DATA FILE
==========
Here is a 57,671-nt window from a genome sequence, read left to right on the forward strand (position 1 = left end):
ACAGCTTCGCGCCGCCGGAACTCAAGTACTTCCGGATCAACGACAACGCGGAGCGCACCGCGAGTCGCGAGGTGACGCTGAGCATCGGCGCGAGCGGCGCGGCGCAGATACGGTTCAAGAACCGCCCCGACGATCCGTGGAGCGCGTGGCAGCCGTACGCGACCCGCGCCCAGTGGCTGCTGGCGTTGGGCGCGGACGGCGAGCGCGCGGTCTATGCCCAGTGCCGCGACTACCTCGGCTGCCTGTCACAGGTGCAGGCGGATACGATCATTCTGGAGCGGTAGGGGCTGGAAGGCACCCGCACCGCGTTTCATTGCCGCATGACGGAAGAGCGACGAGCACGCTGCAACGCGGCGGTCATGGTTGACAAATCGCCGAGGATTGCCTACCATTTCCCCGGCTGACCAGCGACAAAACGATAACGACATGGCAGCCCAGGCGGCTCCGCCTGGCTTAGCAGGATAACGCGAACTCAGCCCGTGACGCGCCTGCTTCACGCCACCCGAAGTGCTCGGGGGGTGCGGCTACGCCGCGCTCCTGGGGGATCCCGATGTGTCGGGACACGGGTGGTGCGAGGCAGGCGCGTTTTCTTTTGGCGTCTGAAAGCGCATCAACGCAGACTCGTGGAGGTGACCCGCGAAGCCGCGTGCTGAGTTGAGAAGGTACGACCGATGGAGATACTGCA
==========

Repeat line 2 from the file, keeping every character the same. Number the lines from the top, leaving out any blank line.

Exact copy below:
ACAGCTTCGCGCCGCCGGAACTCAAGTACTTCCGGATCAACGACAACGCGGAGCGCACCGCGAGTCGCGAGGTGACGCTGAGCATCGGCGCGAGCGGCGCGGCGCAGATACGGTTCAAGAACCGCCCCGACGATCCGTGGAGCGCGTGGCAGCCGTACGCGACCCGCGCCCAGTGGCTGCTGGCGTTGGGCGCGGACGGCGAGCGCGCGGTCTATGCCCAGTGCCGCGACTACCTCGGCTGCCTGTCACAGGTGCAGGCGGATACGATCATTCTGGAGCGGTAGGGGCTGGAAGGCACCCGCACCGCGTTTCATTGCCGCATGACGGAAGAGCGACGAGCACGCTGCAACGCGGCGGTCATGGTTGACAAATCGCCGAGGATTGCCTACCATTTCCCCGGCTGACCAGCGACAAAACGATAACGACATGGCAGCCCAGGCGGCTCCGCCTGGCTTAGCAGGATAACGCGAACTCAGCCCGTGACGCGCCTGCTTCACGCCACCCGAAGTGCTCGGGGGGTGCGGCTACGCCGCGCTCCTGGGGGATCCCGATGTGTCGGGACACGGGTGGTGCGAGGCAGGCGCGTTTTCTTTTGGCGTCTGAAAGCGCATCAACGCAGACTCGTGGAGGTGACCCGCGAAGCCGCGTGCTGAGTTGAGAAGGTACGACCGATGGAGATACTGCA